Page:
In my last column I wrote about Pleasanton's Lisa Highfill, who teaches math to fifth-graders using innovative instruction techniques.

Since that column, I attended Pleasanton's first "Education Summit" to hear Highfill and other educators speak about the innovative teaching taking place in our elementary, middle and high schools. The event took place May 8 at Amador High School and was attended by nearly 100 community leaders, including Mayor Jerry Thorne, police Chief David Spiller, school board members and representatives of the Chamber of Commerce, the City of Pleasanton, Pleasanton Partnerships in Education, Pleasanton Schools Educational Enrichment Foundation, Bay East Association of Realtors, Hacienda, Rotary and other civic groups.

Along with Highfill, instructors Tony Dennis and Ken Cuozzo spoke about the hands-on high school curriculum associated with science, technology, engineering and math available to students through Project Lead the Way, an educational nonprofit organization.

"I ask students to take things apart," said Dennis. "Sometimes I hand them a hacksaw and ask them to cut a device in half to see how it works."

Dennis and other instructors encourage students in these elective courses to solve complex engineering and related problems instead of just learning theories. In the process, students explore career options in health care and science.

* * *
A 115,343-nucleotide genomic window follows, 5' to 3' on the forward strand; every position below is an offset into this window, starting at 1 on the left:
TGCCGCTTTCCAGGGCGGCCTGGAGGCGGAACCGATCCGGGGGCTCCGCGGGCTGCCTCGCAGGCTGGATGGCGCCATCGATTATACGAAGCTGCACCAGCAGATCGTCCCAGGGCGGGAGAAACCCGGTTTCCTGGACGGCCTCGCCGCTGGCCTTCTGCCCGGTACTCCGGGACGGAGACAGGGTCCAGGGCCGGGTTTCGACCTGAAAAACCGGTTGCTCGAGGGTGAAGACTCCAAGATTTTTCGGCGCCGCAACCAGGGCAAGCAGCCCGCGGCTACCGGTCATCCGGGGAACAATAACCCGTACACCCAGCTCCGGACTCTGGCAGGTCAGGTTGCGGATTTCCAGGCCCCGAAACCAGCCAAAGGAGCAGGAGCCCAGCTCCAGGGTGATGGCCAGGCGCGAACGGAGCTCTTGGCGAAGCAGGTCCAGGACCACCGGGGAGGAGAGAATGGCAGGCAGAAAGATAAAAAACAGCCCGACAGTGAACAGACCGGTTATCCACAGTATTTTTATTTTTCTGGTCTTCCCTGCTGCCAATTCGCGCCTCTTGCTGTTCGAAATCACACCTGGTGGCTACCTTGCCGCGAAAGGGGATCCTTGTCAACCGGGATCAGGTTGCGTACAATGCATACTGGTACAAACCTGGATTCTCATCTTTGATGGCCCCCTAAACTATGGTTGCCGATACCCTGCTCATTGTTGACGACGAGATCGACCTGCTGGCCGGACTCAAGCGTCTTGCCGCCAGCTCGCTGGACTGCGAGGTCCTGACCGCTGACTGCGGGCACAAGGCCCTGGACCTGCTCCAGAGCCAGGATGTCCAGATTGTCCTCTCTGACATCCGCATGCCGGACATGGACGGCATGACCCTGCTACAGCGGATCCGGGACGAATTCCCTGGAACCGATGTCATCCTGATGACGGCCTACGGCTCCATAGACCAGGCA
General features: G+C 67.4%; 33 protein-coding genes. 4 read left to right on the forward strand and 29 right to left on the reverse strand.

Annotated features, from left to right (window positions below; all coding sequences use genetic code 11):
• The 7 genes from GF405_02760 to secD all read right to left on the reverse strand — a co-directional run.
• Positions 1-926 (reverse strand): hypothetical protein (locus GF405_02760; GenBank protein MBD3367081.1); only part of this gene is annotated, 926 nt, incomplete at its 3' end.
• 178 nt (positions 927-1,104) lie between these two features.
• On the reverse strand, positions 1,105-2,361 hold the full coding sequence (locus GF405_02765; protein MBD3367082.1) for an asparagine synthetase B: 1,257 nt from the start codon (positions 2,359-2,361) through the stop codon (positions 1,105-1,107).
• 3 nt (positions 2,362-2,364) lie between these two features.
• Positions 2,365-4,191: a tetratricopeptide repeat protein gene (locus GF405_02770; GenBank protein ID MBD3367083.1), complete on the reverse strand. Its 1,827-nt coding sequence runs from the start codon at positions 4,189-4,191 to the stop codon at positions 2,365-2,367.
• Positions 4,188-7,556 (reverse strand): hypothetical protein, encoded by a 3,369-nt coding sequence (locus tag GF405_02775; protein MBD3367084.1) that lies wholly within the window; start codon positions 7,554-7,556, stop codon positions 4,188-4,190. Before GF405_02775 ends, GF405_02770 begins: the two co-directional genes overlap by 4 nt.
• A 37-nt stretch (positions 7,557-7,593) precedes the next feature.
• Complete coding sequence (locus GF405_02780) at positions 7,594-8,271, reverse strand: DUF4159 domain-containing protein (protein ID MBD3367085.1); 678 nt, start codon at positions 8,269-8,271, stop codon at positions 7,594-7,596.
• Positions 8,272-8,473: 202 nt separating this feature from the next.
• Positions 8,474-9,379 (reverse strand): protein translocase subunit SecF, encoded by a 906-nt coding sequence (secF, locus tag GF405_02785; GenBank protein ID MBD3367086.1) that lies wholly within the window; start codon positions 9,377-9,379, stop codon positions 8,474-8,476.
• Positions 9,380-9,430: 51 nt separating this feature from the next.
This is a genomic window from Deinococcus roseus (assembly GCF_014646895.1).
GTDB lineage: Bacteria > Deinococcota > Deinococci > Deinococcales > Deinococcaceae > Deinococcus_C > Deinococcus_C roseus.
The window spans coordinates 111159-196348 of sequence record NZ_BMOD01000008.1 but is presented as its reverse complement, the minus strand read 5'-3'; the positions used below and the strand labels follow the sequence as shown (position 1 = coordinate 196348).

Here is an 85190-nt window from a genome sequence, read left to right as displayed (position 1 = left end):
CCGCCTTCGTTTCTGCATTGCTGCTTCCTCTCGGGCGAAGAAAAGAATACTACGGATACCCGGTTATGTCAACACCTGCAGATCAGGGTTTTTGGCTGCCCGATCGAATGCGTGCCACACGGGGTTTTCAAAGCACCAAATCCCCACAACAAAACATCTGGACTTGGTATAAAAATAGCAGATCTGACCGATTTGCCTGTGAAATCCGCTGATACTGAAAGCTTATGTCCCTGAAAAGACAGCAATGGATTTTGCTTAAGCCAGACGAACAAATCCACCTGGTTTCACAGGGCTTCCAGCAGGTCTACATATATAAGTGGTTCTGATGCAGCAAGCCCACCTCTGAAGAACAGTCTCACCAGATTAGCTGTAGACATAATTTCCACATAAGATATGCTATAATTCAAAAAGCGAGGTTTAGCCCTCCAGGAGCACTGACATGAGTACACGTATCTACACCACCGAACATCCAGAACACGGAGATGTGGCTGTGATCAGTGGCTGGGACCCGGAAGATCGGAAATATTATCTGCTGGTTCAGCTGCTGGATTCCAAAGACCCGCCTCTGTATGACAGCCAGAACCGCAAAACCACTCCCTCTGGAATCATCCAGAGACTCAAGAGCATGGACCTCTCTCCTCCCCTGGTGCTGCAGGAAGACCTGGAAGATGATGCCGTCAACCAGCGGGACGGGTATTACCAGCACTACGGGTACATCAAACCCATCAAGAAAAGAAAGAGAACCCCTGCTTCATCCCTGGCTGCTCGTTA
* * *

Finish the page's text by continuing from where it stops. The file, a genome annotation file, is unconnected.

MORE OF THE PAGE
Along with Project Lead the Way, Harvest Park and Pleasanton Middle Schools offer a program through the Gateway Academy known as "Gateway To Technology." This program introduces students to curricula they will continue to explore in high school.

Why all the focus on science, technology, math and engineering -- also known as STEM? According to Pleasanton Superintendent Parvin Ahmadi, evidence suggests that "the fastest-growing and highest-wage jobs in future years will be in STEM fields and all employees will need to utilize STEM skills for problem-solving in a wide range of industries."

While much of the summit reported on STEM initiatives, the event itself began with student musical and dramatic performances. Ahmadi underscored the importance of the arts as essential to ensuring that students "develop character, compassion, civility and community consciousness." Congratulations to Pleasanton schools for their first Education Summit and for providing a variety of educational opportunities for our young people.

WHO KNEW?: Last month one of my columns encouraged readers to nominate for the Juanita Haugen Community of Character Award well-deserving citizens who demonstrate a commitment to volunteerism beyond their daily job responsibilities while exhibiting high ethical and moral standards of behavior over many years in Pleasanton.

So imagine my surprise when I got a phone call from Juanita Haugen's daughter, Heather, saying I had been nominated and selected as one of this year's recipients.

How embarrassing.

Yep, along with Tom Fox, Pam Yeaw and the Rotary Club of Pleasanton, I will be honored at a luncheon Thursday at the Veterans Memorial Building at 301 Main Street in Pleasanton.

If you don't have lunch plans, come on by at 11:30 a.m. The cost is $40 to support the many scholarships and good work of the Community of Character Collaborative.

Contact Jim Ott at jimott@sbcglobal.net.